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Testimonial

I have relied on the Marketing Scales Handbooks over several years in academic and industry roles and look forward to using the newest edition. A seven on a seven-point satisfaction scale!
Tom Prinsen, Ph.D.
Global Manager Market Intelligence, Biomet Orthope

deals

Six Likert-type statements are used to measure a consumer's opinion of how good a deal is for a certain product at a certain price. The emphasis of several items is that the price is lower than expected given one's knowledge of what is being charged elsewhere.

Five statements are used to measure the benefits above and beyond the core service performance that a consumer perceives receiving as a result of having a long-term relationship with a service provider. In particular, this scale is distinguished from two others also tapping into relational benefits (Confidence and Social) by focusing on customization and economic benefits one receives by having a relationship with a specific service firm. This version of the scale used a six-point, Likert-type response format. Another version of the scale used the same items but with different directions (provided below) to measure the importance of this benefit. The anchors for that version were very unimportant and very important.

The frequency with which a consumer gathers coupons for national brands as well as information from store flyers about national brands before going shopping is measured using four, five-point statements.

This six-item, seven-point Likert-type scale measures a consumer's fondness for purchasing products that come with another item for free. This measures a general interest in the promotion rather than the likelihood that the behavior occurs for any particular product category. Lichtenstein, Burton, and Netemeyer (1997) and Lichtenstein, Netemeyer, and Burton (1995) referred to the scale as free-gift-with-purchase proneness and Burton et al. (1998) called it free gift proneness.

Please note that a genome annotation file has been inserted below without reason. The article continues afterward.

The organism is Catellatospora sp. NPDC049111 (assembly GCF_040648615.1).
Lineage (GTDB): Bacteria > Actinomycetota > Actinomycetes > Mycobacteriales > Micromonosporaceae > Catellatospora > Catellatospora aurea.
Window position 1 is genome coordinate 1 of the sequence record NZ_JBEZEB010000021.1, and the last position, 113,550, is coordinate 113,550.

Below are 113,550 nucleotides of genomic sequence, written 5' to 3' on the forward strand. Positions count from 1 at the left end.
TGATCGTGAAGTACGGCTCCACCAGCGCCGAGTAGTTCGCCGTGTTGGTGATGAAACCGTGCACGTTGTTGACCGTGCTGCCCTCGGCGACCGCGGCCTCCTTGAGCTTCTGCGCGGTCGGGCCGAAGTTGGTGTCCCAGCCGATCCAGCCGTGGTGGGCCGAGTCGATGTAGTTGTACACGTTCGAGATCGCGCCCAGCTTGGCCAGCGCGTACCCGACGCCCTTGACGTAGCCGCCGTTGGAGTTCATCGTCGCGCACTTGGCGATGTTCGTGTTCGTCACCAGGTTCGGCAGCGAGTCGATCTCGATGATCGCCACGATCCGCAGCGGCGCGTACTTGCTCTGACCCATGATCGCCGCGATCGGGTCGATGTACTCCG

This six-item, seven-point Likert-type scale measures a consumer's tendency to buy the brands that are on sale. This measures a general tendency rather than the likelihood that the behavior occurs for any particular product category. Given this, Lichtenstein and colleagues (1993, 1995, 1997; Burton et al. 1998, 1999) referred to the scale as sale proneness.

Three statements with a Likert-type response format are used to measure a consumer's attitude about a specific sales promotion device, the emphasis being on the belief that the deal results in a monetary savings.

Three statements are used to measure a consumer's attitude about a specific sales promotion device he/she is familiar with. The scale was referred to as overall evaluation of the promotion by Chandon, Wansink and Laurent (2000) and does not focus on a specific aspect of the tactic as do the other scales they developed.

The scale uses three Likert-type statements to measure a consumer's attitude about a specific sales promotion technique, the emphasis being on the belief that taking advantage of the promotion would make one feel good and responsible. The scale was called the value expression benefit by Chandon, Wansink and Laurent (2000).

The scale is composed of three Likert-type statements intended to measure a consumer's attitude about a specific sales promotion tactic, the emphasis being on the fun and enjoyment that can come from it.

Three Likert-type statements are used to measure a consumer's attitude about a specific sales promotion technique, the emphasis being on the role played by the promotion in helping to satisfy the desire to try new products and brands.